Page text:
Like kids on Christmas Eve, the staff of DigitalCameraReview was ready to hit the ground running in Vegas on the night before the official PMA kick-off, but mother nature had other plans. Lingering bad weather on the east coast on Monday meant we didn't make it to all of the pre-PMA press conferences and insider events, but no matter: there were still plenty of photo-related things to see and do in Las Vegas on the evening before the show floor officially opens. Here's a taste of what we've checked out so far.
Pentax showing off production-ready DA 15mm, X70
Pentax surprised us with the launch of its first ever "bridge" camera, the X70. And they did it in a big way, bringing a huge 24x zoom lens to market.
The specs of the X70's lens (26-624mm, f/2.8-5.0) make it seem that there might be some technology sharing going on between this model and new competitors from Nikon and Kodak, but whether it's same-source tech or an accident of optical design, the X70's lens remains its primary (with apologies for the pun...) focal point.
Overall, the camera is lighter than I expected – definitely not a bad thing, though, as it feels reasonably robust. It's no Canon SX10 in terms of build, but it doesn't require a preparatory arm strength training regimen to use like its Canon counterpart, either. It's also perhaps not quite as compact as the initial stock shots made it seem, with a more pronounced grip that's comfortable, but takes up its fair share of space.
A quick video walk-around shows how the X70 looks in-hand.
The X70 wasn't the only star attraction that our friends at Pentax had to show us, though. The DA 15mm f/4 Limited also officially rolled out this week, and Pentax had a sample on hand to check out.
No surprises here: the DA 15mm looks and feels like its other Limited counterparts, with extremely solid construction and some nice touches like a built-in petal hood.
And of course, it's small enough to easily fit in the palm of your hand, making it ideal for incognito indoor shooting or traveling light.
Finally, remember that three-lens case for the Limited models that Pentax was showing off a prototype of a few months back? Our contacts at Pentax tell us it should be making its way to their webstore in short order, so if you've been waiting for that (and if you shoot with lots of Limiteds, you probably have been), get your credit cards ready.
Nikon ultrazooms in sizes large and small
We got our first glimpse yesterday at some of Nikon's production-ready ultrazooms from last month's pre-PMA announcements: Nikon had both the full-size, enthusiast-grade P90, and the compact, user-friendly L100 on display at a press-only event last night.
The P90, which feels a lot like the P80 in hand, impresses most with its Sony-esque tilting screen.
But while the P90 will almost certainly be a good camera, as the P80 was, we're more interested at this point in what Nikon is up to with the smaller, affordable L100.
Ok, so it's not as small as Canon's latest compact ultrazoom, or Panasonic's new ZS models. What it is, though, based on some hands-on time with the camera last night, is fairly compact, fairly straightforward, and – at well under $300 – extremely affordable for a well-built camera with a 15x Nikkor lens.
Canon Pixma Pro9500 Mark II out in the open
With its en masse camera announcements out of the way, Canon's big announcement in the hours leading up to PMA was in the printer space instead, with updates to two of its professional/prosumer Pixma Pro models.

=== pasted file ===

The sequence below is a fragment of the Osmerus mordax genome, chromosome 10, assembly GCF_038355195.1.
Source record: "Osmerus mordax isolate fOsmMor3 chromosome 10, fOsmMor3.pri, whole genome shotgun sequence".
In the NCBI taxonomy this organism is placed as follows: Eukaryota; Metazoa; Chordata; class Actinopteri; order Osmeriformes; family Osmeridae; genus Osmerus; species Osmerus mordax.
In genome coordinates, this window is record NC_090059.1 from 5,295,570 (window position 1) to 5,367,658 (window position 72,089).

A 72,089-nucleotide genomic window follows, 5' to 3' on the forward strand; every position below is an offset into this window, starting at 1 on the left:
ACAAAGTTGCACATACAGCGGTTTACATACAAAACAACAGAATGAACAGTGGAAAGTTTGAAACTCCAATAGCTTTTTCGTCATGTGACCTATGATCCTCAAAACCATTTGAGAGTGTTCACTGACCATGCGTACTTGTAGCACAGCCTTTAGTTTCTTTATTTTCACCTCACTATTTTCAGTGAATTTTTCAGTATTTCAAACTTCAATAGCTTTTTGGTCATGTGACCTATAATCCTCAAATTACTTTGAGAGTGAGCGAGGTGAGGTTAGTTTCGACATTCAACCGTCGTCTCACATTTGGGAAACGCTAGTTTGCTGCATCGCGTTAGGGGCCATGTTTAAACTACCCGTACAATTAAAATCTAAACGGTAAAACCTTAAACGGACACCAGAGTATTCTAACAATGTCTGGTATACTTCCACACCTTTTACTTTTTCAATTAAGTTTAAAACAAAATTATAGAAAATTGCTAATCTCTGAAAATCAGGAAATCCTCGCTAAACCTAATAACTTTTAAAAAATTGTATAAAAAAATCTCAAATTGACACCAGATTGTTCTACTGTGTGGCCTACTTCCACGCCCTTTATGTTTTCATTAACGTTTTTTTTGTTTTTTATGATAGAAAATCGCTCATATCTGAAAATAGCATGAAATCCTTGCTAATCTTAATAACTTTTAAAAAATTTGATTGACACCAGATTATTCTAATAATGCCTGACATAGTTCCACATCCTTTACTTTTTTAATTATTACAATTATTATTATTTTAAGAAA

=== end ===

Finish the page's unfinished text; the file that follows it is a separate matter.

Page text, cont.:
We got our first look last night at one of these "Mark II" devices, the mammoth Pixma Pro9500 Mark II. Designed for pros and serious amateurs, the new model uses Canon's pro-grade, ten-color LUCIA pigment ink system to produce prints up to 13x19 inches. Although we couldn't easily fire it up at last night's press event, Canon claims the Mark II is roughly 1.5 times faster at its largest print size than the original Pro9500.
Overall, if you're serious about your prints (and have the desktop space), the Pro9500 Mark II looks like a nice choice – and the $849.95 suggested price tag isn't bad either. That said, at only $499.95, the eight-color dye ink based Pro9000 Mark II looks like it might be an even better deal for enthusiast photographers.
The economy looms large ... again
It's starting to feel like our trade show soundtrack is stuck: since at least last summer, murmurs on the show floor at every event we've attended have centered on how bad the global economy looks, and what effect this will have on both consumer electronics generally and the shows that support them in particular.
After the show gets going today, it will be easier to tell whether this year's show will be less of an "event" than we've seen in years past. It's certainly true that the press events have been a little more subdued this year, and while there's still the usual buzz about big new products just beyond the horizon, the announcements we've seen so far have been fairly predictable as well.
At the same time, manufacturers are clearly aware of the uncertainty buyers of luxury items like cameras are feeling these days, and have responded accordingly with some of the most competitive suggested pricing we've seen in years. One need only look to Canon or Nikon's latest point-and-shoot launches – or, even more so, the several sub-$100 budget camera announcements from this year – to see that 2009 may prove to be a buyer's year in digital imaging.
We may not get the flashy concept tech (or flashy launch events to go with it) that we've grown accustomed to in the last few years, but at the end of the week, we're betting there will still be plenty to talk about – weak economy or not.